Interested in Language
i have a minor question about the agreement. look at the sentence "On New Year's Eve, every door in the house, and even windows, have to be open to allow the old year out"
i think the subject here is every door, not windows, so the verb should be "has" instead of "have". but i'm not sure of it. anybody tell me?
- On New Year's Eve, every door in the house and even windows have to be open to allow the old year out.
- They (both doors and windows) have to be open to allow the old year out.
Sorry, hooootdog. Ignore my posts. For some reason I read your 'and even windows' as 'and every windows'. It's time I had my eyes tested.
***** A NON-TEACHER's OPINION *****
(1) I may have found a "rule" that explains why "has" is the
(2) It comes from my 1985 edition of Professor Quirk's A Grammar of
the English Language (page 762):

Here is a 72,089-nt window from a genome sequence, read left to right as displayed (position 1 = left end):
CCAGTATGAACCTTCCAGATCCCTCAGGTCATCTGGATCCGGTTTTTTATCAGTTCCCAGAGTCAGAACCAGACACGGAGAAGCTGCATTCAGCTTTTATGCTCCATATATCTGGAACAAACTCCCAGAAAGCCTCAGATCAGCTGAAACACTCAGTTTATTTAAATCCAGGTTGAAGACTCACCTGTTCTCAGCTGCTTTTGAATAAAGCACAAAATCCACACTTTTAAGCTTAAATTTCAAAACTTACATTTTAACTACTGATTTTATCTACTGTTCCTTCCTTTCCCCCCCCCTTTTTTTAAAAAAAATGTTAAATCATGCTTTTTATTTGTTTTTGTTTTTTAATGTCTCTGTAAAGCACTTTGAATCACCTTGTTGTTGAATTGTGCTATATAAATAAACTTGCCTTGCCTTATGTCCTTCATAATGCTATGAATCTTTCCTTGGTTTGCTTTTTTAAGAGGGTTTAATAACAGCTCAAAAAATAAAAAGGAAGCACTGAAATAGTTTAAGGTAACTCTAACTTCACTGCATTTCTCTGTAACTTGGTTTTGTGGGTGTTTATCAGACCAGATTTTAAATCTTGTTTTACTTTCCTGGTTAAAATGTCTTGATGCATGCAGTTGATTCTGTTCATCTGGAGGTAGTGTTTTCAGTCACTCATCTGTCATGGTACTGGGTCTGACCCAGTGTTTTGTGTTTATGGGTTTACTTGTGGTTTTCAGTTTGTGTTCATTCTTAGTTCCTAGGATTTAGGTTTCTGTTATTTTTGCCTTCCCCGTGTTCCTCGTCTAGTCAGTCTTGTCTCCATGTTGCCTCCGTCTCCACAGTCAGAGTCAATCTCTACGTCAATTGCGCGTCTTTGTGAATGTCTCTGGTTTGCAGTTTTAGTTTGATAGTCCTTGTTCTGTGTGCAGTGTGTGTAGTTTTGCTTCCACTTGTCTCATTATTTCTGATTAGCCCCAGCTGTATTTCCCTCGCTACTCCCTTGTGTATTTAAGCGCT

If an adverbial [such as "even"?] is attached to a second noun
phrase linked to the [first] noun phrase by and, the construction is considered parenthetic [extra], and grammatical concord ... requires the verb to agree in number with the first noun phrase.
Dr. Quirk's example:
The ambassador -- and perhaps his wife too [adverbial?] -- is likely to be present.
(3) Your humble servant is wondering if your sentence could thus
be analyzed something like:
Every door -- and even [all the] windows -- has to be open.
Every door (and even all the windows) has to be open.
Every door, and even all the windows, has to be open.